Headlined by a powerful performance from Mike Nichols (in his onscreen debut) and pointillist playing by Miranda Richardson, David Hare’s pic version of “The Designated Mourner” brings the probing eye of the camera to Wallace Shawn’s legit original, but nothing more cinematic. World-preemed at the Berlin festival as a special tribute to the British juror, the film looks destined for highly specialized theatrical outings before seguing to the small screen as a permanent record of Shawn’s hit. First Look Pictures will need strong reviews, plus plenty of tub-thumping by the creative team, to make this work as a spring release in the U.S.
Enthusiasts of Hare’s previous three movies — “Wetherby,” “Paris by Night” and “Strapless” — will be disappointed to find none of the almost Gallic sensibility that transformed highbrow, politically charged ideas into resonant, often sensuous works of cinema way outside the normal parameters of quality Brit filmmaking. Here, Hare seems too entranced by the fine-sounding text to take this reverie on loss of ideals by the scruff of the neck and give it the reworking it requires for the screen. “Mourner” was shot in three days at Pinewood Studios with the original cast during the play’s premiere London run last year — a neat idea to capture its dramatic intensity but lacking the necessary distance between play and film to let the latter bloom on its own terms.
What ends up onscreen is similar to Spalding Gray’s monologues “Swimming to Cambodia” and “Monster in a Box,” but divided among three players and without Gray’s driving humor. That may have worked fine onstage, but, given the play’s serious, elevated content, filmgoers need a bit more than long close-ups to go the emotional distance with the characters.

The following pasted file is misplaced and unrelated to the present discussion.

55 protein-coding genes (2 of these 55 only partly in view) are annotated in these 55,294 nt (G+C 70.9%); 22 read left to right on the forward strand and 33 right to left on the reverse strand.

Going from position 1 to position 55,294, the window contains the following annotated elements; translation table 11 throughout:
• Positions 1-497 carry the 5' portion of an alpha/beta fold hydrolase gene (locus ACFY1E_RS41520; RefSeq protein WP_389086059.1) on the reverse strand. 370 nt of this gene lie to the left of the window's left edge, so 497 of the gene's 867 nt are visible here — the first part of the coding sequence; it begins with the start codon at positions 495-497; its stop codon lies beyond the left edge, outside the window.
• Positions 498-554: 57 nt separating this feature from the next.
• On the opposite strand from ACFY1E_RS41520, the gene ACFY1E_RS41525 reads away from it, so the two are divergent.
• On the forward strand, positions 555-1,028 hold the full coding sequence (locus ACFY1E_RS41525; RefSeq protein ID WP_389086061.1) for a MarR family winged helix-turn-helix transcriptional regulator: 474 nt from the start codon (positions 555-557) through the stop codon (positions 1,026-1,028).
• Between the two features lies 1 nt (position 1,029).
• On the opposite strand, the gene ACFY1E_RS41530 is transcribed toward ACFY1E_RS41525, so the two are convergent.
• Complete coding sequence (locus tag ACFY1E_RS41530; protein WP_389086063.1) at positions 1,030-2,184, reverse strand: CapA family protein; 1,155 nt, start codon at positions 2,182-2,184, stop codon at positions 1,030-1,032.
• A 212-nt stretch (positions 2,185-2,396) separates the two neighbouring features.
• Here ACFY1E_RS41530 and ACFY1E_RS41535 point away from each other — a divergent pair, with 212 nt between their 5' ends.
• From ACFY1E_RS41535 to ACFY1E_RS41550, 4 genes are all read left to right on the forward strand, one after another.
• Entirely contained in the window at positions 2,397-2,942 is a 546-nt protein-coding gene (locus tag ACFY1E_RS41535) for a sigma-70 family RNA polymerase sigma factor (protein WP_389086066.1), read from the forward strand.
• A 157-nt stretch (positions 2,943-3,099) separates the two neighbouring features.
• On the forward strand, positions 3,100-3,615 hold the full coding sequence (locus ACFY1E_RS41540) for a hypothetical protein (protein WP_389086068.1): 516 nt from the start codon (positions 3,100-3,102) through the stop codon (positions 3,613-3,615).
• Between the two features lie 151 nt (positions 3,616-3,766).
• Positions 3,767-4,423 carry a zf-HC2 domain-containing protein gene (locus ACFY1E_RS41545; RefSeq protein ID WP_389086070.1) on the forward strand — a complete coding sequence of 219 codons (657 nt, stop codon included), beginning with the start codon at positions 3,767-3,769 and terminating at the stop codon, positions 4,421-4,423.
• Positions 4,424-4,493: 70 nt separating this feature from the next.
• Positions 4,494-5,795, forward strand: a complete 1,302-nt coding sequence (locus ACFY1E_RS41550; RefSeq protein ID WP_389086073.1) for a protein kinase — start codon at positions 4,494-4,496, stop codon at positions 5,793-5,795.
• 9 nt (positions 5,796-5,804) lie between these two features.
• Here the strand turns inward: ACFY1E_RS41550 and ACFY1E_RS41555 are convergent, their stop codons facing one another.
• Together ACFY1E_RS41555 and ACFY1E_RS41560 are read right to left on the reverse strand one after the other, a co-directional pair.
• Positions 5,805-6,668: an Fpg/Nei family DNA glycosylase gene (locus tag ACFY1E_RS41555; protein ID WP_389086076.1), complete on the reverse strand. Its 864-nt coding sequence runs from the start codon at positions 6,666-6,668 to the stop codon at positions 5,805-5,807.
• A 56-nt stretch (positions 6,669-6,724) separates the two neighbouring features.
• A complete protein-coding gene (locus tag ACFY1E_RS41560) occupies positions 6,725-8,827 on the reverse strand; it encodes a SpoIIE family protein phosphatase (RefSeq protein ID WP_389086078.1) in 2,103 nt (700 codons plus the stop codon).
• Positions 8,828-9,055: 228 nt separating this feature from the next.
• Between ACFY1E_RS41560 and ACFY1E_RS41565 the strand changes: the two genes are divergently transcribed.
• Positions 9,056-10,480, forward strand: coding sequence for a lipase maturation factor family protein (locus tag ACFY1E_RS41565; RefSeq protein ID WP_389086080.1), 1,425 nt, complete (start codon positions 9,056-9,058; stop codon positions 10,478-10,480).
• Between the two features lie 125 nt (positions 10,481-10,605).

Set in an unnamed, politically repressive country and, as in the stage version, played out with the three thesps sitting behind a trestle table facing the audience, pic opens with Jack (Nichols) describing his role as a “designated mourner” — someone chosen in ancient times to mourn for the last dying person in a clan. Like much that follows, it becomes clear only at the very end exactly what he is saying last rites over.
Next revealed at the table is Judy (Richardson), who turns out to be Jack’s wife, and finally her father, Howard (David de Keyser), a poet and thinker in disfavor with the regime. All of this swims into focus slowly, with characters initially described in terms of their personalities and thoughts rather than more concrete terms.
First half builds a portrait of the three that is mostly from Jack’s viewpoint — as an educated outsider initially in awe of his wife and (especially) his father-in-law, but not fully understanding their paranoia about ever-present enemies ready to attack them. Then, at the 40-minute mark, the film develops dramatic conflict as Jack admits he really didn’t like Howard or believe in anything he did, and turns on Judy, in one of the script’s few real dialogues.
As the heart and soul of the picture, Nichols is a revelation, moving smoothly from insouciance to pure emotion in the blink of an eye. Richardson, essentially in a supporting role, has a more murkily defined character to interpret — we understand her point of view, if not her catharsis — but makes a good, uptight counterweight to Nichols’ more soul-baring Jack. The actress’s body language and Yank accent are technically immaculate, though more keyed to a live audience than a camera. De Keyser is basically a guest star in the proceedings, but solid enough.
Technically, the picture is fine, with rapid overlapping dissolves moving the monologues along and Richard Hartley’s music reserved for key moments. Chunks of Gluck’s “Orpheus and Eurydice” underline the pic’s rarefied tone.